Fun with Flippity: Manipulatives | Toronto Teacher Mom

Fun with Flippity: Manipulatives

Saturday, September 05, 2020


During distance learning last spring, I explored a variety of ways to create interactive and engaging activities for my FSL students, and even designed a virtual French classroom in Google Slides. It was also the perfect opportunity to explore ways that I could leverage Flippity.net tools and so I created a fun Easter Egg Hunt. Then I tried out the Flippity Manipulatives template and I was hooked. It is a great tool for creating virtual "magnetic poetry" tiles of sorts so I created several versions of "Make your own silly sentences" and "Put the words in order" that coincided with activities and vocabulary for the AIM Language units we had been working on. Here is an example:

After you make a copy of the Flippity template, you can easily customize it. I love that you can add as many words as you like, although if you add more than 30 it gets too crowded, and that you can colour each tile, which is handy to identify parts of speech. If you don't specify a colour, it defaults to white.


Under the Backgrounds tab, you can add links to different background images such as the blackboard image I used. The manipulatives template on Flippity.net has a variety of backgrounds, such as columns,  rows, grids and a venn diagram, which are great for sorting words, and other textures. If you want a specific background set as the default, you need to list it at the top on the spreadsheet. Students can also select whichever background they want by clicking on the settings gear icon at the bottom right.


Under the Options tab, you can have the word times appear randomly every time students access the link or appear in the order in which you listed it on the Terms tab. Then, after you publish the Google Sheet to the web, you would go to the "Get the link here" tab and copy the Flippity url generated for you to share with students directly, or you could embed it into your Google Site, like I did here:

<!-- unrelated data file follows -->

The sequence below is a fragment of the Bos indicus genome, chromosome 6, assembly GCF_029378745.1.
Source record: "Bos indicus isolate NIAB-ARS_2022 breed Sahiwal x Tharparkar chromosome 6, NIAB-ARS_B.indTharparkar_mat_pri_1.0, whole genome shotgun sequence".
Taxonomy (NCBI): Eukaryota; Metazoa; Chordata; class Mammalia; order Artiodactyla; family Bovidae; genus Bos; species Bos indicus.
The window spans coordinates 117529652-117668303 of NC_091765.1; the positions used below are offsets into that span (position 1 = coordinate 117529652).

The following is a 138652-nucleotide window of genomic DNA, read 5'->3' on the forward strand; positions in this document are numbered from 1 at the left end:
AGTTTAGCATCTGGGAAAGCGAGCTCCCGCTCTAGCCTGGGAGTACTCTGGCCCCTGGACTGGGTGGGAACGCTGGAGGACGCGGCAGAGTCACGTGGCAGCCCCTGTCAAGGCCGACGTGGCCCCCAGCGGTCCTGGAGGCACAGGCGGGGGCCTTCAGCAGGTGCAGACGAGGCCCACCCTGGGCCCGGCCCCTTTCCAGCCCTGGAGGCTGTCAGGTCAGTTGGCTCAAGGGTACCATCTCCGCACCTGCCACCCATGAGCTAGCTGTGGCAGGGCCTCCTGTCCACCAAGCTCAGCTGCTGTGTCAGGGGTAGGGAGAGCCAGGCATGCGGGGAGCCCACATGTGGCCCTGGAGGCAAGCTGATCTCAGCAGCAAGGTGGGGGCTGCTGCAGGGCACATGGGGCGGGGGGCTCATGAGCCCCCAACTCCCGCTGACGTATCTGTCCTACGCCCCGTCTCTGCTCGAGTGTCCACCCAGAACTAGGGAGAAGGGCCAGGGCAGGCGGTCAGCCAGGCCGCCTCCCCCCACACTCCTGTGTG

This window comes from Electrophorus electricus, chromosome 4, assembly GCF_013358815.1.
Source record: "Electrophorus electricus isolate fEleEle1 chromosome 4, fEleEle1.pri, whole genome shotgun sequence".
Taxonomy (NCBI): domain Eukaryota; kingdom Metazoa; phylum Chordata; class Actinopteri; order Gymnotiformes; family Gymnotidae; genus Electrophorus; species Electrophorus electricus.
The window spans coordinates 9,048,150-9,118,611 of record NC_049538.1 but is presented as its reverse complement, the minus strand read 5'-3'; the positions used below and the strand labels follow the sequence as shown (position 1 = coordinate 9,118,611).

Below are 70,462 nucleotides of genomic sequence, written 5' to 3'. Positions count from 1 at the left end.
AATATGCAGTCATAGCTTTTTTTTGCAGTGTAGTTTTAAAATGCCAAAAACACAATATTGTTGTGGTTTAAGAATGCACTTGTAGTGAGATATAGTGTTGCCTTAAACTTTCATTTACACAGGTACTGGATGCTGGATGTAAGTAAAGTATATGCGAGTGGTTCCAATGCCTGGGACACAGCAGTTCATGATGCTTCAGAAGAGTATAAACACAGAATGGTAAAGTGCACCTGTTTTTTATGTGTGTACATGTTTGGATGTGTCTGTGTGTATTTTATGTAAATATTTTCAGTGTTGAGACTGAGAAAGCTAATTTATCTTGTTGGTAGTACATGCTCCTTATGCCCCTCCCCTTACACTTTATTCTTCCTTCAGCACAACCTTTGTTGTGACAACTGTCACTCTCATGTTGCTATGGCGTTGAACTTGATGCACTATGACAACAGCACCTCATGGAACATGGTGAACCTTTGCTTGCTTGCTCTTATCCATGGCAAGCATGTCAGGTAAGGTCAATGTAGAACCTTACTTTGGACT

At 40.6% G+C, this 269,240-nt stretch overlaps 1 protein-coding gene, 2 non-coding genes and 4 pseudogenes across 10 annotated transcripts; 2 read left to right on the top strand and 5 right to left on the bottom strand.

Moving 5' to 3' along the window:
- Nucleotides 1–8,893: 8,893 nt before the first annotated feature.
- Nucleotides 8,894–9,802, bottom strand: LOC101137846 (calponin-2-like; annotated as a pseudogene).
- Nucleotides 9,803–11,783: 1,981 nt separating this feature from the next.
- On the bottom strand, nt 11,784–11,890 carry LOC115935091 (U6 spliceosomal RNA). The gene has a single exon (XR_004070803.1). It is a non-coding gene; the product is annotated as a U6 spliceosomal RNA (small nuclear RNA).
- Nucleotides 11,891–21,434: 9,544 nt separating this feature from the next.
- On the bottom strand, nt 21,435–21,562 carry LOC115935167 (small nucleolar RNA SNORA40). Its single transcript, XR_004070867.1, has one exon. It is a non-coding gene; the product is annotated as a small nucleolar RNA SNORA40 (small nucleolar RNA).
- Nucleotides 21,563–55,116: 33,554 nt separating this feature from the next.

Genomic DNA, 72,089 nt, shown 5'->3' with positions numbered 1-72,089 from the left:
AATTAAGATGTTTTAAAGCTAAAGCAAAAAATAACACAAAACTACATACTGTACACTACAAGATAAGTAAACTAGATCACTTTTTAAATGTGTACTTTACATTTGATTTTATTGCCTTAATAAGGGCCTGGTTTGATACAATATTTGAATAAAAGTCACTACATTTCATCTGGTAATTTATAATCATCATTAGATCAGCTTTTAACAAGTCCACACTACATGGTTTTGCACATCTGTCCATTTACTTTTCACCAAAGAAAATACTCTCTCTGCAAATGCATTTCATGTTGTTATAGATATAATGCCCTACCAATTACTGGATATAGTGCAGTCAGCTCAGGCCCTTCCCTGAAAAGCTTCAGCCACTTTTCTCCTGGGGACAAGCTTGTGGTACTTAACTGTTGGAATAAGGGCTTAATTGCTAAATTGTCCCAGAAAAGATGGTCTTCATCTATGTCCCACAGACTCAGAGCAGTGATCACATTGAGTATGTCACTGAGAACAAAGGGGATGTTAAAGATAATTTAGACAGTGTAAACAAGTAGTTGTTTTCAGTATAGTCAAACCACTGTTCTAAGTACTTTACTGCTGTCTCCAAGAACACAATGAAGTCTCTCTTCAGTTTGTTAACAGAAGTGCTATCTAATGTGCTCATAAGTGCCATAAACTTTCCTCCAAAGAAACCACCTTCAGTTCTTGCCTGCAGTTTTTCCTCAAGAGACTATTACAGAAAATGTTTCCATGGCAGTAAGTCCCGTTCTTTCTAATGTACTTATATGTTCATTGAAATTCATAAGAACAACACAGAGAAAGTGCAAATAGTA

And the bonus is, as long as you keep it published to the web, anytime you makes changes to the spreadsheet, they will automatically appear for students whenever they click on the link or refresh the webpage.

Since I changed the share settings to this particular spreadsheet to "Anyone with the link can view", you can easily make a copy by clicking on the Share link at the bottom and selecting the Google Sheets icon and then got to File - Make a copy.


To have students show their work, I have them take a screenshot to upload via Google Classroom and then I publish them on our class website. I also curated videos to demo how to take screenshots on a Chromebook, Macbook and a Windows computer. The manipulatives will work on mobile devices, too, but if using a smartphone, they should turn their phone to landscape in order to be able to see all the tiles.

G Suite for Education Resources - Diana Mancuso
Click on the image above to access additional resources, tips and tutorials.

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